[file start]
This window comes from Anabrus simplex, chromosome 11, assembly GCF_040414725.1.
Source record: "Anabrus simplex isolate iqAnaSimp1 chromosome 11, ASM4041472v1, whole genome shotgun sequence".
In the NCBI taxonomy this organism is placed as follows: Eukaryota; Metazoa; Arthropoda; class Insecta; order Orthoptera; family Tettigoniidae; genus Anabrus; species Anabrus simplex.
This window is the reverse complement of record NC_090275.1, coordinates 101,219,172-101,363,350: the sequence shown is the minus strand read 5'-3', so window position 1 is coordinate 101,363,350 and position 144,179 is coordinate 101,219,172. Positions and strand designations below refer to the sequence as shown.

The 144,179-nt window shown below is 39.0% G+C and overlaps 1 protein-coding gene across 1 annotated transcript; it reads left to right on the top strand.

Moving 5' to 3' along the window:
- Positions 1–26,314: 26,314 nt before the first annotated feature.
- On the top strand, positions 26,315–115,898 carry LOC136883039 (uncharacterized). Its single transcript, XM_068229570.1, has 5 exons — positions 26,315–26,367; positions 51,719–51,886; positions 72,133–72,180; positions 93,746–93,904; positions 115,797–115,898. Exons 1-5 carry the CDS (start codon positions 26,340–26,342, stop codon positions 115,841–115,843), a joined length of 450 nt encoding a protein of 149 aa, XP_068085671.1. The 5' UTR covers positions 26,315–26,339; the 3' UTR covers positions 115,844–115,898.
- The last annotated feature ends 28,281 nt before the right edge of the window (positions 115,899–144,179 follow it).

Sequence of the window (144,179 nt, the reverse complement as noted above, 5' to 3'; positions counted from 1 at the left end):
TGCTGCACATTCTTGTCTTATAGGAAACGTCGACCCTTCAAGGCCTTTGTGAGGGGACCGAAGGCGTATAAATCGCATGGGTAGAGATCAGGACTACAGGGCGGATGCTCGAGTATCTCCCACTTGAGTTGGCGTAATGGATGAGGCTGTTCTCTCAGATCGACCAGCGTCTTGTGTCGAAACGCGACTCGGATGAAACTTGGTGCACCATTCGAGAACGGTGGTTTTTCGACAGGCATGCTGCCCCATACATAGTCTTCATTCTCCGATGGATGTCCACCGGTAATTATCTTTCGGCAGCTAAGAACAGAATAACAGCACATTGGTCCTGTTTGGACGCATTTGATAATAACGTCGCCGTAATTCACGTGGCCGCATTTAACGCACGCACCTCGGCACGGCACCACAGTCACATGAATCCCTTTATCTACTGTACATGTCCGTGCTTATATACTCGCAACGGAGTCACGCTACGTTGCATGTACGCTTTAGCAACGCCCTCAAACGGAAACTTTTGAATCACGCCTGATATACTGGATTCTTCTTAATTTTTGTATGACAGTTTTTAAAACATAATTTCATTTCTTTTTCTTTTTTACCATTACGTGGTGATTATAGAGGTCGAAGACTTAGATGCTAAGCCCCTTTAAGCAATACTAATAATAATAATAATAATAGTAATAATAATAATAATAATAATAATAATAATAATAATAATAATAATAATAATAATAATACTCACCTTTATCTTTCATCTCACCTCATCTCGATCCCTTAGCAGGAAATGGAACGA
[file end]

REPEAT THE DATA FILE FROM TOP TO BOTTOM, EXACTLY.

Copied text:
This window comes from Anabrus simplex, chromosome 11, assembly GCF_040414725.1.
Source record: "Anabrus simplex isolate iqAnaSimp1 chromosome 11, ASM4041472v1, whole genome shotgun sequence".
In the NCBI taxonomy this organism is placed as follows: Eukaryota; Metazoa; Arthropoda; class Insecta; order Orthoptera; family Tettigoniidae; genus Anabrus; species Anabrus simplex.
This window is the reverse complement of record NC_090275.1, coordinates 101,219,172-101,363,350: the sequence shown is the minus strand read 5'-3', so window position 1 is coordinate 101,363,350 and position 144,179 is coordinate 101,219,172. Positions and strand designations below refer to the sequence as shown.

The 144,179-nt window shown below is 39.0% G+C and overlaps 1 protein-coding gene across 1 annotated transcript; it reads left to right on the top strand.

Moving 5' to 3' along the window:
- Positions 1–26,314: 26,314 nt before the first annotated feature.
- On the top strand, positions 26,315–115,898 carry LOC136883039 (uncharacterized). Its single transcript, XM_068229570.1, has 5 exons — positions 26,315–26,367; positions 51,719–51,886; positions 72,133–72,180; positions 93,746–93,904; positions 115,797–115,898. Exons 1-5 carry the CDS (start codon positions 26,340–26,342, stop codon positions 115,841–115,843), a joined length of 450 nt encoding a protein of 149 aa, XP_068085671.1. The 5' UTR covers positions 26,315–26,339; the 3' UTR covers positions 115,844–115,898.
- The last annotated feature ends 28,281 nt before the right edge of the window (positions 115,899–144,179 follow it).

Sequence of the window (144,179 nt, the reverse complement as noted above, 5' to 3'; positions counted from 1 at the left end):
TGCTGCACATTCTTGTCTTATAGGAAACGTCGACCCTTCAAGGCCTTTGTGAGGGGACCGAAGGCGTATAAATCGCATGGGTAGAGATCAGGACTACAGGGCGGATGCTCGAGTATCTCCCACTTGAGTTGGCGTAATGGATGAGGCTGTTCTCTCAGATCGACCAGCGTCTTGTGTCGAAACGCGACTCGGATGAAACTTGGTGCACCATTCGAGAACGGTGGTTTTTCGACAGGCATGCTGCCCCATACATAGTCTTCATTCTCCGATGGATGTCCACCGGTAATTATCTTTCGGCAGCTAAGAACAGAATAACAGCACATTGGTCCTGTTTGGACGCATTTGATAATAACGTCGCCGTAATTCACGTGGCCGCATTTAACGCACGCACCTCGGCACGGCACCACAGTCACATGAATCCCTTTATCTACTGTACATGTCCGTGCTTATATACTCGCAACGGAGTCACGCTACGTTGCATGTACGCTTTAGCAACGCCCTCAAACGGAAACTTTTGAATCACGCCTGATATACTGGATTCTTCTTAATTTTTGTATGACAGTTTTTAAAACATAATTTCATTTCTTTTTCTTTTTTACCATTACGTGGTGATTATAGAGGTCGAAGACTTAGATGCTAAGCCCCTTTAAGCAATACTAATAATAATAATAATAATAGTAATAATAATAATAATAATAATAATAATAATAATAATAATAATAATAATAATAATAATACTCACCTTTATCTTTCATCTCACCTCATCTCGATCCCTTAGCAGGAAATGGAACGA